Scotland has big plans to become a circular economy society and has just hit a new milestone on its journey: shoppers can buy quality second-hand goods at 100 individual re-use shops.
The hundred-strong network of shops selling used stuff are certified under the national Revolve kitemark, which guarantees customers will get high-quality products and excellent customer experience from a reputable retailer.
There are also three large-scale second-hand superstores recognised under the scheme: Blythswood Care in Dingwall, the Edinburgh Remakery and the brand-new online hub, ReStyle Argyll in Argyll and Bute.
"Re-use is one of the smartest ways in which we can keep products and materials out of landfill and in high-value use for longer," explains Roseanna Cunningham, Cabinet Secretary for the Environment, Climate Change and Land Reform.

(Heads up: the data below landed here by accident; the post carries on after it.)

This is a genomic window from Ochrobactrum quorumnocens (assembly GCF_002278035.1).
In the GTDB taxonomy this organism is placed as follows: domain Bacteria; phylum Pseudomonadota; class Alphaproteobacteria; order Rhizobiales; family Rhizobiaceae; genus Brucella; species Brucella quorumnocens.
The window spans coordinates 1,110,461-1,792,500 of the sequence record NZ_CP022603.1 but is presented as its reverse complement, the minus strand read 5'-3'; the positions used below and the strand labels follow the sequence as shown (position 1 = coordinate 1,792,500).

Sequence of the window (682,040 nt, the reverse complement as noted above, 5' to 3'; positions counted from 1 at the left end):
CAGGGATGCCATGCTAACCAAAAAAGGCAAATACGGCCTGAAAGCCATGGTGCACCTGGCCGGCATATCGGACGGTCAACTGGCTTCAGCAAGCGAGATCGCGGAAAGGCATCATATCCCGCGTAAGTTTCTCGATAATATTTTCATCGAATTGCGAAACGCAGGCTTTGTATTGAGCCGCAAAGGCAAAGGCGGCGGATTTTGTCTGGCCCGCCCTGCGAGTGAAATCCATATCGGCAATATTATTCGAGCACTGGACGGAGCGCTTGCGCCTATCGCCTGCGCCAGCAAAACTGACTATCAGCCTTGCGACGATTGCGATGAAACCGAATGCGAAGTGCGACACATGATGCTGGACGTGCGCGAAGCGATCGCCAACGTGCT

"In Scotland we are working towards ambitious targets on waste, with no more than five per cent of all waste to go to landfill and 70 per cent of waste recycled or prepared for reuse by 2025."
According to Zero Waste Scotland, the organisation behind the whole programme, around 125,000 sofas and 365,000 TVs are still going to landfill each year in Scotland. But switching to a circular economy model – that is, using such products and their materials for longer and recycling them when they reach the end of their life – would help the environment, save money and support local communities.
Zero Waste Scotland has also announced that the Re-use Line, which organises free collections of unwanted furniture and white goods, had a record-breaking 928 items referred in July.